iff R < $400, and plugging this into the labor extraction function, we find
that the new technique cheaper iff fewer than 200 slave labor-days are needed
under the new technique to work the 80 machines. If this is the case, then
it is NOT cheaper to throw away the machines and have all the work done by
hand. On the contrary. It is cheaper to invest in MORE barbed-wire-producing
machines, and throw away or sell off some guns, guards, and slaves.

The point transfers to the case where so-called "free" labor is being
exploited and where v > 0. In essence, it is this: to get work out of
workers, costs of repression must be borne (e.g., supervisors, cameras, spies,
etc.). Hence, there are "labor costs" in addition to wages. The more work is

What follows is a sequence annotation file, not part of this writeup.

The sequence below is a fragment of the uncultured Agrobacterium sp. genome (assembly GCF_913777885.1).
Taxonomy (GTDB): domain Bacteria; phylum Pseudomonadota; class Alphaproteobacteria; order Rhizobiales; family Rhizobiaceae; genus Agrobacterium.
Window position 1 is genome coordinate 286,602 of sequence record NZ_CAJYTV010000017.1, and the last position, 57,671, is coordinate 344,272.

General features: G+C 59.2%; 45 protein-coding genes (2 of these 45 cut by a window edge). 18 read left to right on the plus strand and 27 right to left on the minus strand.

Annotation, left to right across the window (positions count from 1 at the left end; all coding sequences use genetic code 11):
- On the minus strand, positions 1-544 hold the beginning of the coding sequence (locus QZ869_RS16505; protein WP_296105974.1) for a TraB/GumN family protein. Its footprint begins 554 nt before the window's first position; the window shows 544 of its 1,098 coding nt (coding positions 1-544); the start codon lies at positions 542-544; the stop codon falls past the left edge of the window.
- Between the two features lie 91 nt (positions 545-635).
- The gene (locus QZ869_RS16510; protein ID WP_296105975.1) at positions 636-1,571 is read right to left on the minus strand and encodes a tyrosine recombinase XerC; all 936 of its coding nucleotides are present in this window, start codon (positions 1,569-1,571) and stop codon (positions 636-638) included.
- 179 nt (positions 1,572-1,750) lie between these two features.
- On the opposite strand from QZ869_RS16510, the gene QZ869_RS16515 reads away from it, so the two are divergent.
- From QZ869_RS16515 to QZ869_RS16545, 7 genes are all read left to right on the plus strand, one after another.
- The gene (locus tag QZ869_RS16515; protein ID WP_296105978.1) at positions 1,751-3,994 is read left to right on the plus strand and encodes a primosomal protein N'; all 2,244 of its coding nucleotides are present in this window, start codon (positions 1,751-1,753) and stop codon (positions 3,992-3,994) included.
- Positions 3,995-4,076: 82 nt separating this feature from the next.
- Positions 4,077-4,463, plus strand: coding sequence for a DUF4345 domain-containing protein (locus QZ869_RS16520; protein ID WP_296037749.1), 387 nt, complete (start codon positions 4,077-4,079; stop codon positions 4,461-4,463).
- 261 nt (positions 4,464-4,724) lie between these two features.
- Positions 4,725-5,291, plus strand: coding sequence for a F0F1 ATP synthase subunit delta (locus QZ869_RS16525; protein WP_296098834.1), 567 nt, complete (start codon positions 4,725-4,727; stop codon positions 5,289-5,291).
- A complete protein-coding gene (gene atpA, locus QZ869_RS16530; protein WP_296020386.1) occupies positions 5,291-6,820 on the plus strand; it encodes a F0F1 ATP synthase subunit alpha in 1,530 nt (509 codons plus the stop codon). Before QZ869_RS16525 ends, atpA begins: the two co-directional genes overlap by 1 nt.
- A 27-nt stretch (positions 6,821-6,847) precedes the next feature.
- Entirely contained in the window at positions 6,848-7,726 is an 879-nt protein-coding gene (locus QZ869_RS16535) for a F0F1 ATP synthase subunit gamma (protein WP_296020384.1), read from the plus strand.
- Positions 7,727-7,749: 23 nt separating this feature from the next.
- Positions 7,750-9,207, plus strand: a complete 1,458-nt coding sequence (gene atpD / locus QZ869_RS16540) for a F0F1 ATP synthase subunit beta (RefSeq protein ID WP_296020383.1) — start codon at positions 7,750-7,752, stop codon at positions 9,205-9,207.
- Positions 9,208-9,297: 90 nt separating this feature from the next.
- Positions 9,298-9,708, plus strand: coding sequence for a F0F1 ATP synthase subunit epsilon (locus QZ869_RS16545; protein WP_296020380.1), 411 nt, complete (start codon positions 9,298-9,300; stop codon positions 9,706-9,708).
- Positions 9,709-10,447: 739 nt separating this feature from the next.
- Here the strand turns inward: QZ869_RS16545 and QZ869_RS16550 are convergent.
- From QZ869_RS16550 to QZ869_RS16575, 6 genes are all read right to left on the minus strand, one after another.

done by hand, the greater these costs, in the aggregate, but also per-worker,
because the machines themselves lower these costs by serving as disciplining
devices (they set the pace of work, relentlessly) and monitoring devices (if a
worker can't keep up, it soon becomes clear). Hence, it is rational for
capitalists to substitute machines for workers FOR REASONS THAT HAVE NOTHING
TO DO WITH WAGES. The reasons are fundamental indeed: there's a difference
between labor and labor-power. You can buy labor-POWER in the market with
wages, but you can't buy LABOR. It must be pumped out of the living laborer
in the production process. Some ways of doing so are more costly, some less.
The substitution of dead labor for living labor has proven to be less costly.

I mentioned above, in connection with Jerry's critique, that although
unemployment is a disciplining mechanism, it is costly and dangerous to
capital. That is because capital must also try to repress the unemployed,
keep them from rising up. Remember the Los Angeles rebellion? And what has